UCL Institute of Ophthalmology is one of the foremost eye and vision research institutes in the world. It operates at the cutting-edge of translational research, delivering new therapies, diagnostic tools and preventive measures to patients suffering from visual impairment or blinding conditions. The combination of the Institute’s research resource with Moorfields Eye Hospital, which has the largest ophthalmic patient population in the Western World, opens the way for advances in vision research. The Institute is a recipient of a Queen's Anniversary Prize (Jubilee awards) for Higher and Further Education, in recognition of outstanding research excellence.
The National Institute for Health Research (NIHR) provides the framework through which the research staff and research infrastructure of the NHS in England is positioned, maintained and managed as a national research facility. The NIHR provides the NHS with the support and infrastructure it needs to conduct first-class research funded by the Government and its partners alongside high-quality patient care, education and training. Its aim is to support outstanding individuals (both leaders and collaborators), working in world-class facilities (both NHS and university), conducting leading-edge research focused on the needs of patients.
Ophthalmology research at the University of Bristol Bristol is one of the leading eye centres in the country. It has research laboratories in the University of Bristol’s School of Cellular and Molecular Medicine and in the Bristol Eye Hospital, a purpose built modern specialty hospital. The largest national eye bank is based at the hospital.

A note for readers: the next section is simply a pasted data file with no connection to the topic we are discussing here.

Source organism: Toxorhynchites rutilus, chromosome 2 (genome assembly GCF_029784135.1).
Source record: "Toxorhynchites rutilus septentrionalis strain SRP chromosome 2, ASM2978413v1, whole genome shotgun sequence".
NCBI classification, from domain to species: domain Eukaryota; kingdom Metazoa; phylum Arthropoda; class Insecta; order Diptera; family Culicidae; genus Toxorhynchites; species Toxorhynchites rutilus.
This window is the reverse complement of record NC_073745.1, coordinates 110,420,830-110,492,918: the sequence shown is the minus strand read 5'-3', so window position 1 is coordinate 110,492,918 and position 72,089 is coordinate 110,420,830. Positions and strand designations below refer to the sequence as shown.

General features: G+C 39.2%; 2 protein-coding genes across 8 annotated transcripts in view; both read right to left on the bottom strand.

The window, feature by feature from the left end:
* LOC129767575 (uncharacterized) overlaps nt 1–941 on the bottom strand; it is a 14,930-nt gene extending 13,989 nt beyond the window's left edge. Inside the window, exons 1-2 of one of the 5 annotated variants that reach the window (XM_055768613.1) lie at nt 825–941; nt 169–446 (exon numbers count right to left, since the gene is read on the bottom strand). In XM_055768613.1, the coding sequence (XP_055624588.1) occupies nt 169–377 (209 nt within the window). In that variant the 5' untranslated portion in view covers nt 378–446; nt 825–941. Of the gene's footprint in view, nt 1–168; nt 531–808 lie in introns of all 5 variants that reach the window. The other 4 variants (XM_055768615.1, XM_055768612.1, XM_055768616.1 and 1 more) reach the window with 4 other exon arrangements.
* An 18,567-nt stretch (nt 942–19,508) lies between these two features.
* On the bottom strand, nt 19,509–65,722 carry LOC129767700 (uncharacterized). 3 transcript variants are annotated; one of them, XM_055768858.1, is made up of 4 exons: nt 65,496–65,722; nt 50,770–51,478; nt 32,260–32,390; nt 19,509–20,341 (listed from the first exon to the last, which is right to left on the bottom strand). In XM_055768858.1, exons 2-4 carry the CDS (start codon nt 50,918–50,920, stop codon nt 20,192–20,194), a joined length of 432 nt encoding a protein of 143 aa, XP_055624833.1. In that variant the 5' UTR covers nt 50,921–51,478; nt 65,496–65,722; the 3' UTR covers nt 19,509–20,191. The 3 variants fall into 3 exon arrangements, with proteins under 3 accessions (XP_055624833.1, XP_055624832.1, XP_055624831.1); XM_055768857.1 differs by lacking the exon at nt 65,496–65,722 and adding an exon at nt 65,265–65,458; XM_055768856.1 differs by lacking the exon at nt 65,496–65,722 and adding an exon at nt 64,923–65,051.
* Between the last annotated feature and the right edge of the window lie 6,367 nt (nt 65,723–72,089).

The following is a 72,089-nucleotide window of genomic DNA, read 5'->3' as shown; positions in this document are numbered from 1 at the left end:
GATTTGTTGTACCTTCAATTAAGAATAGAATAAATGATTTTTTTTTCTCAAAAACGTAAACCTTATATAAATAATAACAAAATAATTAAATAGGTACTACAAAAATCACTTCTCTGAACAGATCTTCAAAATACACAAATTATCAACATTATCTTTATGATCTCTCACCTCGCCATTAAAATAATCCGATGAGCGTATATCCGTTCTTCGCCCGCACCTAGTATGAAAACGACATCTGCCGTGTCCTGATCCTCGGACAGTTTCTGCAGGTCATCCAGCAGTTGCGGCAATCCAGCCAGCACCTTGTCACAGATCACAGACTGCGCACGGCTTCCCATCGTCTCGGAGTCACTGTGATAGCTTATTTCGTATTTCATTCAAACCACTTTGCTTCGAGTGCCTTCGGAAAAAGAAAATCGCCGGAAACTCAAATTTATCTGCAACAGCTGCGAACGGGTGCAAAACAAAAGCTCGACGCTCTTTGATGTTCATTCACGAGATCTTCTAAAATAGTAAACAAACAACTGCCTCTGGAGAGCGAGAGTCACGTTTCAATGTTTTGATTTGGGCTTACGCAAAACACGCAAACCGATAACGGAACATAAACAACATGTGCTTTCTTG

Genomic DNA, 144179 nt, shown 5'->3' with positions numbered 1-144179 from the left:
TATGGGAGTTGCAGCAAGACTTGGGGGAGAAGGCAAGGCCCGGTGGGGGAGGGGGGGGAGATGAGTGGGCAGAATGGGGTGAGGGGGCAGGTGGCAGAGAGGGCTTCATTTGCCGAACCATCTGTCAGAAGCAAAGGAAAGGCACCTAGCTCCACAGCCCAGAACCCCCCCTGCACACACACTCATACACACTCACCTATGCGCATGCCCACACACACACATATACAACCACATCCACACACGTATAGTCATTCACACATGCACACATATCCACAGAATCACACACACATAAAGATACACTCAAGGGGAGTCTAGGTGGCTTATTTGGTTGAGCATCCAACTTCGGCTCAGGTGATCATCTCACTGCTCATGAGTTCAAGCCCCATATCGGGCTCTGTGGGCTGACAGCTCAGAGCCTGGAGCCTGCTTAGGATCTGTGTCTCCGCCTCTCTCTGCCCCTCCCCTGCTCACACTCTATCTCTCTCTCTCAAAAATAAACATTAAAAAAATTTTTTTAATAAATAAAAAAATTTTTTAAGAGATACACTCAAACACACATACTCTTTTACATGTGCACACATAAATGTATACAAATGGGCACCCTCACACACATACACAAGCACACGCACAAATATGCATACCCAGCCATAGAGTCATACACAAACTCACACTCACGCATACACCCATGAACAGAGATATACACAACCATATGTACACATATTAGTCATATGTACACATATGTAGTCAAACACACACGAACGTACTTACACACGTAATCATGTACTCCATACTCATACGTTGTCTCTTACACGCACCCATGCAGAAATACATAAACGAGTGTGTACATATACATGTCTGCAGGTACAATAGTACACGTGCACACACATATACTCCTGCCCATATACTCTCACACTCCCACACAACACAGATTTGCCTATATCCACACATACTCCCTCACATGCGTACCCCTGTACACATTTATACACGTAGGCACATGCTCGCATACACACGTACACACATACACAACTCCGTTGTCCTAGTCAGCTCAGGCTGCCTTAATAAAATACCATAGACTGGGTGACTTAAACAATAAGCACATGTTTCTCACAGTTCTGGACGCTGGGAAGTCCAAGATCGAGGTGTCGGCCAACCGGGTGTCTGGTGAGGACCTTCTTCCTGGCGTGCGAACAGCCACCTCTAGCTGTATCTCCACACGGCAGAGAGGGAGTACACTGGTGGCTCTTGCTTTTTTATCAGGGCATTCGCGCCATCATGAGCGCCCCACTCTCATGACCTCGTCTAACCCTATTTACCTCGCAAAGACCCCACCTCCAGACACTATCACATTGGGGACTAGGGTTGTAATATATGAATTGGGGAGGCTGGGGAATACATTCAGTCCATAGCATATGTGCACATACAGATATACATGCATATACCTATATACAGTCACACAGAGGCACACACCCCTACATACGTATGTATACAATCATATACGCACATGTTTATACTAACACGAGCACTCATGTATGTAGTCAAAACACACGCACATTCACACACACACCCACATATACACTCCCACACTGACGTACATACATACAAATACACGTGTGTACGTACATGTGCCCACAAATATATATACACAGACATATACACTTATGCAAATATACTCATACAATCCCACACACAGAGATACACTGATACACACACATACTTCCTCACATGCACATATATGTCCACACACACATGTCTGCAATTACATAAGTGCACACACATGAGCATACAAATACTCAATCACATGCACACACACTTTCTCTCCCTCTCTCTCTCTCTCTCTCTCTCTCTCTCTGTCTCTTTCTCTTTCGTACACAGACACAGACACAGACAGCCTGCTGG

Ophthalmology research in Bristol is committed to providing a first class environment in which health care, education, clinical and laboratory research can be conducted simultaneously. Research is focussed on the improvement in future health care that relies heavily on the implementation of basic science advances and transfer of laboratory acquired knowledge to the clinic.
The research within the Academic Unit of Ophthalmology is supported by the University of Bristol’s School of Clinical Sciences within the Faculty of Medicine and Dentistry and also within the infection and immunity theme of the School of Cellular and Molecular Medicine in the Faculty of Medical and Veterinary Sciences.
Bristol Eye Hospital is one of the country's leading specialist hospitals with an international reputation for the treatment of diseases of the eye, and highly respected as a pioneer in research, education and clinical practice.
The hospital has 24 ophthalmic consultants, supported by a wide range of staff including orthoptists, optometrists, pharmacists and nurse practitioners.
The University Of Bristol Department Of Ophthalmology is attached to the hospital and leads its field in research into eye disease and the development of new treatments. The hospital also houses one of only two corneal transplant banks in England. The hospital has been in the forefront of development in ophthalmology including the use of extended role nurses, innovative schemes for the long-term management of glaucoma patients, day case cataract surgery and numerous other fields.